Date of Award


Document Type


Degree Name

Master of Arts in Psychological Science



First Reader/Committee Chair

Hassija, Christina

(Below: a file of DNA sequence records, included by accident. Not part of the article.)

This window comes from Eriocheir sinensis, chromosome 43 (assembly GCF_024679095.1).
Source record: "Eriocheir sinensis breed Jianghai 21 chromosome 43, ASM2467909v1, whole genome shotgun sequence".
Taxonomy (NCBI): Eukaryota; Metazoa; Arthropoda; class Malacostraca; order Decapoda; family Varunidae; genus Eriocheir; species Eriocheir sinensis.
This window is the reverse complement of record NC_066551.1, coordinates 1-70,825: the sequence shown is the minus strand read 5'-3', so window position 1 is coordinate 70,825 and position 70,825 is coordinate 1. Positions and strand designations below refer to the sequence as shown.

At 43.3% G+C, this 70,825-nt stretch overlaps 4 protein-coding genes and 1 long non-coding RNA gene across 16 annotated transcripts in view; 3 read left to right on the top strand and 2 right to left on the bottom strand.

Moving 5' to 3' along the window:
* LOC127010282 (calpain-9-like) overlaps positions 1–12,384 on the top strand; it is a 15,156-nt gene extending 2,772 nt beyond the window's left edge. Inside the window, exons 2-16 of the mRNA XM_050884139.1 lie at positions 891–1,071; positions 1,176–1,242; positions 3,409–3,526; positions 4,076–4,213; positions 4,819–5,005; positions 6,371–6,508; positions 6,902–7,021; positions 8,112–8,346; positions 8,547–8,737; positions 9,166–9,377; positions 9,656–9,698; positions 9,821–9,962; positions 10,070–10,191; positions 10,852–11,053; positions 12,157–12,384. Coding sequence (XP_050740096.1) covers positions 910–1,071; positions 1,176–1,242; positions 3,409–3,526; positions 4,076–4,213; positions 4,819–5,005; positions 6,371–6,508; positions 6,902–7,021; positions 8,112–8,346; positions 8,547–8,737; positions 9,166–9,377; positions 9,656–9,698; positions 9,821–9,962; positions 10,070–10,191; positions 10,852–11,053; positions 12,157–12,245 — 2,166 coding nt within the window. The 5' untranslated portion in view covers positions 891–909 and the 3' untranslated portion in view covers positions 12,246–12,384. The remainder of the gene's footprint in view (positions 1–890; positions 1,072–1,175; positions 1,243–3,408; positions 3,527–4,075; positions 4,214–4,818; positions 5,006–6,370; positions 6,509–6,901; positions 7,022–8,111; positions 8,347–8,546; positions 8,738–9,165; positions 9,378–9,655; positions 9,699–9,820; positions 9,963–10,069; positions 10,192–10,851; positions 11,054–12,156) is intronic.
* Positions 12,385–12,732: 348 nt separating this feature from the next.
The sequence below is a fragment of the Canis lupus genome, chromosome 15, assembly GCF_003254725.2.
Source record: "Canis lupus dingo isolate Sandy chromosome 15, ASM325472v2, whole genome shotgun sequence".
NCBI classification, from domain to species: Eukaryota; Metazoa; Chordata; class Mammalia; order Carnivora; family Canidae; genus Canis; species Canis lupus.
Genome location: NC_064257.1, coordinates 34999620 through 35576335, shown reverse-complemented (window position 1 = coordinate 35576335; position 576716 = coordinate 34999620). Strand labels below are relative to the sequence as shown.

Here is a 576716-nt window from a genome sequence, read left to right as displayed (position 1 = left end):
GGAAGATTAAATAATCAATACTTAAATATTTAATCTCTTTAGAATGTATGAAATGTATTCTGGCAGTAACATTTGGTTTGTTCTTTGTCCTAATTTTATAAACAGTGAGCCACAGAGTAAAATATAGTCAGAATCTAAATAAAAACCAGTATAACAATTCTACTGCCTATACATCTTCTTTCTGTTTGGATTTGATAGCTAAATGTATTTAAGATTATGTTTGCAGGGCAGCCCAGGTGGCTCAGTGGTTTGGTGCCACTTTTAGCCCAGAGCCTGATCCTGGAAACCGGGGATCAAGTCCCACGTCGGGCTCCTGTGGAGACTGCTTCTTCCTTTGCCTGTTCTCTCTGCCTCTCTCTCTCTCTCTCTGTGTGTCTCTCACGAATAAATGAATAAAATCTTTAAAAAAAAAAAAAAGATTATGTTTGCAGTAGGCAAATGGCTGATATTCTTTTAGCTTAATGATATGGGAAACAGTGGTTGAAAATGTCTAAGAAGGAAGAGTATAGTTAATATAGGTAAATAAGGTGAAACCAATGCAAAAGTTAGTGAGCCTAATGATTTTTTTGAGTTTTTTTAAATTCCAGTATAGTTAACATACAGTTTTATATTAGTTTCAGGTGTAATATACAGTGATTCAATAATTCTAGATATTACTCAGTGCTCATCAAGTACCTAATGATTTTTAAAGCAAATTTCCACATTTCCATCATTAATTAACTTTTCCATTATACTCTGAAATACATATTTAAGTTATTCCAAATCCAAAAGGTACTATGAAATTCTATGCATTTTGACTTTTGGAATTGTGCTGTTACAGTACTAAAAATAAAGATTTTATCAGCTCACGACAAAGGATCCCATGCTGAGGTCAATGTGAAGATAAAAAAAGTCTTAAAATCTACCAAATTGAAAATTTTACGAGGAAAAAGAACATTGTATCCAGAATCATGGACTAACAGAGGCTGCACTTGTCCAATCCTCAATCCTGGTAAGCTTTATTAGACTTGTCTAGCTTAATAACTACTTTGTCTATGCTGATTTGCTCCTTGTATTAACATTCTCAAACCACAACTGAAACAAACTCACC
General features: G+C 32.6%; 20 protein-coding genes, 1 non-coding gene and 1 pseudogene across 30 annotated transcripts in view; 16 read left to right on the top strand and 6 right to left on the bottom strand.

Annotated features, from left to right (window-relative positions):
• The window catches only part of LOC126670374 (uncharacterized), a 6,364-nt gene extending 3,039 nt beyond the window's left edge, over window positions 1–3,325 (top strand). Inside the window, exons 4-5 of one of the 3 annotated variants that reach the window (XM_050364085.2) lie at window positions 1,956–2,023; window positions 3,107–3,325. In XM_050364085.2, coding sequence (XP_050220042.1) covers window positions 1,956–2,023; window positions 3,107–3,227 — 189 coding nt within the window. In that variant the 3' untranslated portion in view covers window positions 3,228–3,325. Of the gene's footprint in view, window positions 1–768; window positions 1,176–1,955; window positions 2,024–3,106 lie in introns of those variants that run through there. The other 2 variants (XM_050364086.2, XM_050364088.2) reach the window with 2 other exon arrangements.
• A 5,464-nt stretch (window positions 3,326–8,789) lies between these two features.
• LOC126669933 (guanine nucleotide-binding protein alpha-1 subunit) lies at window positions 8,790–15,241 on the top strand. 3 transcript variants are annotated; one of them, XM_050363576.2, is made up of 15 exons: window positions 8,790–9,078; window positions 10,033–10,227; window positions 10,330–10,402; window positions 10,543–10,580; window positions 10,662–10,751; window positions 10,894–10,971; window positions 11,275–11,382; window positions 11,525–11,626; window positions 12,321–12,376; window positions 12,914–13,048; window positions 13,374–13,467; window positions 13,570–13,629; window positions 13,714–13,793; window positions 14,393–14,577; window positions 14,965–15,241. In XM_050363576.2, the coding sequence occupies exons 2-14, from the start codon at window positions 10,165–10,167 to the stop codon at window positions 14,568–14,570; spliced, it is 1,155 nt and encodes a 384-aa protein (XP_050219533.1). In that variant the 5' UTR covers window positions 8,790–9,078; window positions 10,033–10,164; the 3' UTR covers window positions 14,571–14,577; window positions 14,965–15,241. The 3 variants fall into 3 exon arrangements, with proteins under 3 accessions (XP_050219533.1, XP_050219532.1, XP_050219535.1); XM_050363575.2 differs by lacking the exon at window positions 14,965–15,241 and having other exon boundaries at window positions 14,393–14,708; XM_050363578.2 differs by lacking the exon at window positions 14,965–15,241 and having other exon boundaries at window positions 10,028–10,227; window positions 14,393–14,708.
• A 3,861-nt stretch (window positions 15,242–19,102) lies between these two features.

Sexual assault (SA) is a prevalent health concern. Previous research indicates that the quality of social reactions received upon disclosure of SA greatly impacts the psychological adjustment of survivors (Ullman, 2000). Negative social reactions upon disclosure (e.g., victim-blaming) has been associated with greater self-blame and shame and may deter survivors from seeking mental health services. Presently, little research on survivors’ expectations of disclosure exists. The current study investigated whether expectations of disclosure mediate the relationship between shame and seeking mental health services. Participants completed the Trauma-Related Shame Inventory, Expectations of Disclosure Questionnaire, and the Disclosure Questionnaire. Results revealed shame predicted negative expectations of disclosure; b = 0.72, t (84) = 10.60, p < 0.001, 95% CI [0.58, 0.85]. Positive expectations of disclosure predicted disclosure to mental health professionals; b = 0.08, t (83) = 4.53, p < 0.001, 95% CI [0.0461, 0.1182], as did shame, b = 0.04, t (82) = 2.36, p < 0.05, 95% CI [0.01, 0.09]. Neither positive (b = -0.001, p > 0.05, 95% CI [-0.0209, 0.0095]) or negative expectations of disclosure (b = -0.02, p > 0.05, 95% CI [-0.05, 0.01]) mediated the relationship between trauma-related shame and disclosure to mental health professionals. Findings can lead to new approaches in crisis interventions for individuals who had been sexually assaulted.